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An update from Evaneos

Some works that can help you understand Madagascar better (part 1)

I left without any information apart from a nice map which someone gave me just before I boarded. I really wanted to arrive in Madagascar like a blank sheet, without having any one else's ideas about it in my head.

A month later I was going from one library to the next looking for novels, poems and travel book about the island. In my head I had so many images but not enough words. 

Stéphanie Ledoux's pictures of a journey

The illustrator and "carnettiste" (a traveller who loves to sketch rather than write) has travelled a lot in Madagascar. She has immortalised the faces she has seen in the Antsirabe markets, and created a special link with this mixed and lovable population. We follow her through four journeys, to Burma, Vanuatu, Yemen and Madagascar, all seen creatively but through the eyes of love.

There is so much poetry to awaken your senses that you'll read this book, return to pick at it, and savour it. Take it with you to Madagascar and show it to the Malagasy: they will be so pleased to see themselves so well drawn that their eyes will shine!

Visit Stéphaine Ledoux's site.

Muddling Through in Madagascar, Dervla Murphy

Dervla Murphy and her 14 year-old daughter visited the southern part of Madagascar in the late 1980s so this book is a little out of date but nonetheless fascinating.

It is funny, interesting and shows great respect for the people they meet. They leave us with the feeling that the people and the island are both endearing and enduring.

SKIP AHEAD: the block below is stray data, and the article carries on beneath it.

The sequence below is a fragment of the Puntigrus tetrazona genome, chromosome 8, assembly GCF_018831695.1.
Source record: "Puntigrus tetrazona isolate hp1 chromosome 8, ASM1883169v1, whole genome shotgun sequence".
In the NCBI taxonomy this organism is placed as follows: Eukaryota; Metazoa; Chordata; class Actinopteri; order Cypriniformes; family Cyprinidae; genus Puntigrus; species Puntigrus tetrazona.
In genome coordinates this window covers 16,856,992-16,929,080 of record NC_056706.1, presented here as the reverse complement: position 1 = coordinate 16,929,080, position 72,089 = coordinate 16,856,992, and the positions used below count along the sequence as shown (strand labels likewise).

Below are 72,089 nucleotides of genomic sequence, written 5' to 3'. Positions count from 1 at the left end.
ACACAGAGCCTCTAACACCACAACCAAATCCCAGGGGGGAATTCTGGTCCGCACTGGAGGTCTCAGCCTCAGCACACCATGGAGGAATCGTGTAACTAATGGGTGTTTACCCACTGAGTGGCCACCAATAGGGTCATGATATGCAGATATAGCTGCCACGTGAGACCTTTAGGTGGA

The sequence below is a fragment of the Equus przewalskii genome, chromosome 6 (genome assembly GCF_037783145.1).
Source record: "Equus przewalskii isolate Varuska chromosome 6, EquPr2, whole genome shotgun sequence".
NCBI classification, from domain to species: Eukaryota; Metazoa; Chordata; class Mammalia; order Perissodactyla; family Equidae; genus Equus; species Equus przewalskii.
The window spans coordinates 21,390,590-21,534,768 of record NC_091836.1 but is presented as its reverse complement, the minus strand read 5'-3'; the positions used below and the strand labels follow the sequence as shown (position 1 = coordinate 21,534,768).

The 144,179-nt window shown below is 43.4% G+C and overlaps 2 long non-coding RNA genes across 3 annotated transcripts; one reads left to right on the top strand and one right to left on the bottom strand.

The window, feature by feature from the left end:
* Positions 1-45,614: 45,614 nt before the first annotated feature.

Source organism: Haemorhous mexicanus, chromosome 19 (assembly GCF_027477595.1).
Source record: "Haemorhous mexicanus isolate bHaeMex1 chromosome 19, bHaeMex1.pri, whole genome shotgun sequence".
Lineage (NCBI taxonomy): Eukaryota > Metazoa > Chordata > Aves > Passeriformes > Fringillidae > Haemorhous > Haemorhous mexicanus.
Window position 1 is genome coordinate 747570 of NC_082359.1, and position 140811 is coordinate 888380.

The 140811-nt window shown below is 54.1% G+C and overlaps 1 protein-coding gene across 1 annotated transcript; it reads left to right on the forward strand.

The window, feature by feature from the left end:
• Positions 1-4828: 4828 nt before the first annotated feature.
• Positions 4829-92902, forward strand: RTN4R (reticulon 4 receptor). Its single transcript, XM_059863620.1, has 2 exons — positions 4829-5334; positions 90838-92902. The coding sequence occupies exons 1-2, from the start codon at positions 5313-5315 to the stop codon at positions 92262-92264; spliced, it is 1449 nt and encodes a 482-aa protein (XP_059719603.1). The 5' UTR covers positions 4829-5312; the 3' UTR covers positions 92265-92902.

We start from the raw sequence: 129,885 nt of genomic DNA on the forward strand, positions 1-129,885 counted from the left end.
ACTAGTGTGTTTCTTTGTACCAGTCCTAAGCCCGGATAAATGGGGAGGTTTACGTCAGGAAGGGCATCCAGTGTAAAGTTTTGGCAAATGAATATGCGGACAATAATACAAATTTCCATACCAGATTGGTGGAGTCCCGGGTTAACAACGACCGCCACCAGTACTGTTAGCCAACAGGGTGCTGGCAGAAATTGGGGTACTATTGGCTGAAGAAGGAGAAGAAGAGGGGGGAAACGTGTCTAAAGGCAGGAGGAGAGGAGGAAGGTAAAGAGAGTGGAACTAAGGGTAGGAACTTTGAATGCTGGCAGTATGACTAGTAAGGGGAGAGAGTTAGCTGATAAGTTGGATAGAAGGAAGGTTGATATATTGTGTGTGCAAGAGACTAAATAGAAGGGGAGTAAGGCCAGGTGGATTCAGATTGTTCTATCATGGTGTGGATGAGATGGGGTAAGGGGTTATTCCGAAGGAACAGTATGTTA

-- - As they were travelling well before the island became a tourist paradise you can get a real feeling of what life must have been like for the population and learn lots about their customs and manners.

Madagascar, Diary of a voyage by Bastien Dubois

This film is a record of the experiences of this young cartoonist who went to Madagascar to create his first animated film. During 10 months of location spotting, mixed with work in an orphanige in Tana, the creator assembled images about the Malagasy practice of turning the dead, a reburial ritual that is practiced by several ethnic groups. Bastien Dubois' film mixes various techniques to achieve an intimate account of his experience.

- It's a great short film about Madagascar. This 10-minute long Madagascan road-movie has been very successful and its creator has won numerous international prizes and even been selected for the Oscars.

Aline Gernay
6 contributions
Updated 11 October 2015
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